When a Company do not file the statutory
annual filings (i.e. form 23AC, 23ACA & 20B) for a consecutive period
of 3 years, the MCA (ministry of corporate affairs) puts the status of the
company as 'dormant (for eFiling)' like shown below:
However this dormant efiling status does
not make the company as a 'Dormant Company' in its strictest meaning.
In India as of now, there is no
special concept or rules for a Company to be declared as a Dormant Company.
However in other countries the concept of dormant company is quite
prevailing. Below are the excerpt of some of the regulations for
dormant companies in other countries.
In Hong Kong, a private company may pass and deliver to the
Registrar of Companies a special resolution declaring that the company will
become dormant. Although a private company which is deemed to be a dormant
company under section 344A of the Companies Ordinance will be exempt from
filing annual returns, a company is still required to submit an annual return
for the year in which it declares itself to be dormant if the date
on which the company is deemed to be dormant falls
after the 42nd day after the anniversary of its date of incorporation.
In Singapore, a Dormant company is not required to have their financial accounts audited. Though there will not be any account audit, still the companies are required to file the annual return.
In UK, the Companies House require the
dormant companies to file the Annual Return with the dormant accounts with the
Registrar of Companies, in addition to this the companies are also required to
inform the HMRC (Her
Majesty's Revenue and Customs) that the Company is a dormant company, so as the
filing of the corporation tax return can be avoided.
One of the common intention behind making
a dormant company is to protect the ownership of a business name, generally
people like to register/ incorporate a company with their choice of name as an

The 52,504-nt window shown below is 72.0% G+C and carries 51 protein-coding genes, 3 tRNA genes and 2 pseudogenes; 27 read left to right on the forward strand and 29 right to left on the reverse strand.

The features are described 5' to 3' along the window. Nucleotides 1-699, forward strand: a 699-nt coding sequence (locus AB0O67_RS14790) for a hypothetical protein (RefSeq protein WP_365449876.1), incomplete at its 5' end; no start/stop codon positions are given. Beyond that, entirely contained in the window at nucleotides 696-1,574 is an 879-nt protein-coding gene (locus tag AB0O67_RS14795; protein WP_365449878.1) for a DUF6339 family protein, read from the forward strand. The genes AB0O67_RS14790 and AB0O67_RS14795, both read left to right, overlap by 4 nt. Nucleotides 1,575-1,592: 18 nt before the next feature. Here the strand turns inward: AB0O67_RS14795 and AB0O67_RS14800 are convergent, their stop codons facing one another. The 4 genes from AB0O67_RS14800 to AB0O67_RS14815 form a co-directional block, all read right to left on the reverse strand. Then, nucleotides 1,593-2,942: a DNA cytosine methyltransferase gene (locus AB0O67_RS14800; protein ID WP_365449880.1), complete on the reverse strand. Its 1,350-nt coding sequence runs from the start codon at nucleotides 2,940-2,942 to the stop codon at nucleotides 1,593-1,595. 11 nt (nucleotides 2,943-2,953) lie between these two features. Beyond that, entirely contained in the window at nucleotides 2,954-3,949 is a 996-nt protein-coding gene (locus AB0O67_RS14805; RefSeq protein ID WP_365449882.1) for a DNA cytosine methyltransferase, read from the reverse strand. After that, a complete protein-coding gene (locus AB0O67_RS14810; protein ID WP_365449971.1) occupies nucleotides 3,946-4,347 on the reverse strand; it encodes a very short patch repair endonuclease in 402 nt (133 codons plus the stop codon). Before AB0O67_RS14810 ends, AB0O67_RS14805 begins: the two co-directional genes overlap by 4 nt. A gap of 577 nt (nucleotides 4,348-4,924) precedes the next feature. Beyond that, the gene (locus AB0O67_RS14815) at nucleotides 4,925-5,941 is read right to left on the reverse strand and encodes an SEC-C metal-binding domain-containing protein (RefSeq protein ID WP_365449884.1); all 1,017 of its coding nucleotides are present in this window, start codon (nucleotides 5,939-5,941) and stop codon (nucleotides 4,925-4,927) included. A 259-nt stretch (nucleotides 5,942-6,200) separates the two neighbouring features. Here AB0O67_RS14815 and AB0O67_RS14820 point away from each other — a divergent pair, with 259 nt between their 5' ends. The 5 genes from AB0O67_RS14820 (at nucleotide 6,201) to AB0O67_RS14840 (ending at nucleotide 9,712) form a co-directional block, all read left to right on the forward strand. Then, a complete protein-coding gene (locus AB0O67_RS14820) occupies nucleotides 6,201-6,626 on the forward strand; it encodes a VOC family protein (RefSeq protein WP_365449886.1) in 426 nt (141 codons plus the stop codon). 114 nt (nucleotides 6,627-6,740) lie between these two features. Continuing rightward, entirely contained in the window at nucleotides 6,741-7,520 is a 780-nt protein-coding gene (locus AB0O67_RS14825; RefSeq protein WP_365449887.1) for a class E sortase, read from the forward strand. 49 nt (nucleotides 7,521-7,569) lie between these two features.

early step to register the same.
Dormant Company - Introduced in Companies
With the coming into force of Companies Act 2013, a Company can obtain the status of Dormant company.
Under section 455 of the companies act 2013- Where a company is formed and registered under this Act for a future
project or to hold an asset or intellectual property and has no significant
accounting transaction, such a company or an inactive company may make an
application to the Registrar in such manner as may be prescribed for obtaining
the status of a dormant company.
Above “significant accounting transaction”
means any transaction other than—
(a) payment of fees by a company to the
(b) payments made by it to fulfill the
requirements of this Act or any other law;
(c) allotment of shares to fulfill the
requirements of this Act; and
(d) payments for maintenance of its office
The Registrar on consideration of the
application shall allow the status of a dormant company to the applicant and
issue a certificate in such form as may be prescribed to that effect.
In case of a company which has not filed
financial statements or annual returns for two financial years consecutively,
the Registrar shall issue a notice to that company and enter the name of such
company in the register maintained for dormant companies. (Note: Dormant Companies will not be required to include cash flow statement in the financial statements.)
A dormant company shall have such minimum
number of directors, file such documents and pay such annual fee as may be
prescribed to the Registrar to retain its dormant status in the register and
may become an active company on an application made in this behalf accompanied
by such documents and fee as may be prescribed.
In case the dormant company fails to the requirements of this section, the Registrar can strike off the name of such dormant
company from the register of dormant companies.
A dormant company is required to conduct at least one meeting of the Board of Directors in each half of a calendar year and the gap between the two meetings is not less than ninety days.